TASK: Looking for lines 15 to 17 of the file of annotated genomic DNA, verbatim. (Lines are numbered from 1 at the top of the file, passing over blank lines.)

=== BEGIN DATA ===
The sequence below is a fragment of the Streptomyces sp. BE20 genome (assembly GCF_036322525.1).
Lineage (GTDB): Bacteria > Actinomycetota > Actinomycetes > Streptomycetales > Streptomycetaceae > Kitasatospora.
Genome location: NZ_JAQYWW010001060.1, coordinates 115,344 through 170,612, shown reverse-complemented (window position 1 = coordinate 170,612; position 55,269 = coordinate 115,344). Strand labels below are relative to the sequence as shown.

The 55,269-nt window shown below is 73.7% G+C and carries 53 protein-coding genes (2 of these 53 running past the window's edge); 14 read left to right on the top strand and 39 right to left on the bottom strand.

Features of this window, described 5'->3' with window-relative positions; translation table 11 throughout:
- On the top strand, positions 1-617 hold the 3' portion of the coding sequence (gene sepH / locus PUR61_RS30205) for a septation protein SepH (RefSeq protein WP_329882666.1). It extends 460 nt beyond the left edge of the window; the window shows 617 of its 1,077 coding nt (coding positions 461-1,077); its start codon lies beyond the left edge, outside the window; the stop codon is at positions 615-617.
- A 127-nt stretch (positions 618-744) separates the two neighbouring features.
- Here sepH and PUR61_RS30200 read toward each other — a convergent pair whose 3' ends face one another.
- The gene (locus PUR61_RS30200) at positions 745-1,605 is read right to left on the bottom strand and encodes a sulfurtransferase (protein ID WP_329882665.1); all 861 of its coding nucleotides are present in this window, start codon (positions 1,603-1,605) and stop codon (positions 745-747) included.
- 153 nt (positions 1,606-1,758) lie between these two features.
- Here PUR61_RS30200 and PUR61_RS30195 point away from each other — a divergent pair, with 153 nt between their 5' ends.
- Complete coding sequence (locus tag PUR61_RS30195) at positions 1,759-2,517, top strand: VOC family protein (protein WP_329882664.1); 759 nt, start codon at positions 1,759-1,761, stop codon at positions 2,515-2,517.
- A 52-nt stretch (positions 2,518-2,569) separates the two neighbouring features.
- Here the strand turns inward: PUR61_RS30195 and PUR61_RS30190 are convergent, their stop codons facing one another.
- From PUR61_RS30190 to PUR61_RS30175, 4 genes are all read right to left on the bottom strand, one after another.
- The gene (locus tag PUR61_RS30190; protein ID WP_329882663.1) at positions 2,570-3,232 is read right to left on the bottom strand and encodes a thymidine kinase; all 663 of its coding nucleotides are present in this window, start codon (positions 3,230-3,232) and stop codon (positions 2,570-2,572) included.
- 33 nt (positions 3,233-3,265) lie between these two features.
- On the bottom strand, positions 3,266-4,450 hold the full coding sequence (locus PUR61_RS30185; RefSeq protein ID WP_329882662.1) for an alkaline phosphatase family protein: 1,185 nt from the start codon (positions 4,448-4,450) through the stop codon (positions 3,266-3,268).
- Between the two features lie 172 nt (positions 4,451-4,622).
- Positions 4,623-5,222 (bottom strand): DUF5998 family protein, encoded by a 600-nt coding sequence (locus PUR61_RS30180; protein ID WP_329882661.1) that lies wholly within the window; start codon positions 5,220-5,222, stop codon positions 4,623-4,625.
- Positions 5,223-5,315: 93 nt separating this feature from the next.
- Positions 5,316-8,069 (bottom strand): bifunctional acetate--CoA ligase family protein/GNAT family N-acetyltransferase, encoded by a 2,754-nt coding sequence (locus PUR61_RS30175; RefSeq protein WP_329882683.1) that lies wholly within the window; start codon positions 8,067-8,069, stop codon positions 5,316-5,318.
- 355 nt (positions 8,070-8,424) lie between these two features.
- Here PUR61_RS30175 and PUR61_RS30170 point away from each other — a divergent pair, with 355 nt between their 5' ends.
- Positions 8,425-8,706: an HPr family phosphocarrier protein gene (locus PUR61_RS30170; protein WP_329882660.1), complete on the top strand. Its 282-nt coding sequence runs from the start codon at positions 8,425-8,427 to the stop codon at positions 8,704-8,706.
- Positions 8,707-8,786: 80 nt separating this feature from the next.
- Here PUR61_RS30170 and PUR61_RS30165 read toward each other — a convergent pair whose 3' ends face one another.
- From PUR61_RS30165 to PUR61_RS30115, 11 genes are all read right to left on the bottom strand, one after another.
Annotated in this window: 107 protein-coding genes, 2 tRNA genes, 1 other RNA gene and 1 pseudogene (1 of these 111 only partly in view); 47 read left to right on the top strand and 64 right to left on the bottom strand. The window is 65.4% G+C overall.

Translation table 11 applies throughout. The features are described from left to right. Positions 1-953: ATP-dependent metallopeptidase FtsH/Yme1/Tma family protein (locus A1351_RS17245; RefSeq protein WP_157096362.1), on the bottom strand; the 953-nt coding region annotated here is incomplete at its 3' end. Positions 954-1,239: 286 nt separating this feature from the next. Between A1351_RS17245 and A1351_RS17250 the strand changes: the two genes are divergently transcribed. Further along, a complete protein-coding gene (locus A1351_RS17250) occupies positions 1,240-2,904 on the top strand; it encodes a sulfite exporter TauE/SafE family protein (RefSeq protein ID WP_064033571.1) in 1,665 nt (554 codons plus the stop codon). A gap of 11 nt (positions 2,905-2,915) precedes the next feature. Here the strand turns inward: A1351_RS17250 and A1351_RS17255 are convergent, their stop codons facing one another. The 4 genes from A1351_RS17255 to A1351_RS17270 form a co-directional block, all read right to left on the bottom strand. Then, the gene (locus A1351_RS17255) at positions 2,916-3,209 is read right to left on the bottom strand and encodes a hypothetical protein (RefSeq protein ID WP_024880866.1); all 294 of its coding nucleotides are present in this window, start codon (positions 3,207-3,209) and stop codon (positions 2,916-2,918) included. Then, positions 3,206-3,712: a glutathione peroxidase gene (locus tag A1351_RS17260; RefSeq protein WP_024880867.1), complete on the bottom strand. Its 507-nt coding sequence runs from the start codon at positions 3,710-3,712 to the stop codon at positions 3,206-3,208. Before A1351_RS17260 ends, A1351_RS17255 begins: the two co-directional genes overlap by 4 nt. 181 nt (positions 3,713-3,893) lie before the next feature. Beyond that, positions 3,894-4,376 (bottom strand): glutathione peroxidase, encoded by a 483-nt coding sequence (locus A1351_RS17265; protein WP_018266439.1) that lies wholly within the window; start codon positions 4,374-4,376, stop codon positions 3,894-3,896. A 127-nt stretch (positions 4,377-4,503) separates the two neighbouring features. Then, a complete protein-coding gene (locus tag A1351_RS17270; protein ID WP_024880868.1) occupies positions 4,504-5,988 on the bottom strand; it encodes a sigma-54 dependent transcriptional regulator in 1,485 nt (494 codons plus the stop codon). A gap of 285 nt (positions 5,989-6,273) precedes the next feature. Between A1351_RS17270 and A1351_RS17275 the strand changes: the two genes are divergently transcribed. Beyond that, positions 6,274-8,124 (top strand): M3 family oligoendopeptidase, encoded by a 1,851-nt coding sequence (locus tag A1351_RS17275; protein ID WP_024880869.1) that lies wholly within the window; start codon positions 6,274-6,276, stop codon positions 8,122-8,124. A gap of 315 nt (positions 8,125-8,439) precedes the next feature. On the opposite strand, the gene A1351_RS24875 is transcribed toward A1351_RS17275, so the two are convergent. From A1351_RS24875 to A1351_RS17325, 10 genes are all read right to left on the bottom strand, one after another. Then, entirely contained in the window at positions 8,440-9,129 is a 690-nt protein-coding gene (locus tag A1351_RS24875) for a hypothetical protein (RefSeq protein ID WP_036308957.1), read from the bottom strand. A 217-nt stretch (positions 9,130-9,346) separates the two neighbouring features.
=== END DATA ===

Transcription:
- From PUR61_RS30190 to PUR61_RS30175, 4 genes are all read right to left on the bottom strand, one after another.
- The gene (locus tag PUR61_RS30190; protein ID WP_329882663.1) at positions 2,570-3,232 is read right to left on the bottom strand and encodes a thymidine kinase; all 663 of its coding nucleotides are present in this window, start codon (positions 3,230-3,232) and stop codon (positions 2,570-2,572) included.
- 33 nt (positions 3,233-3,265) lie between these two features.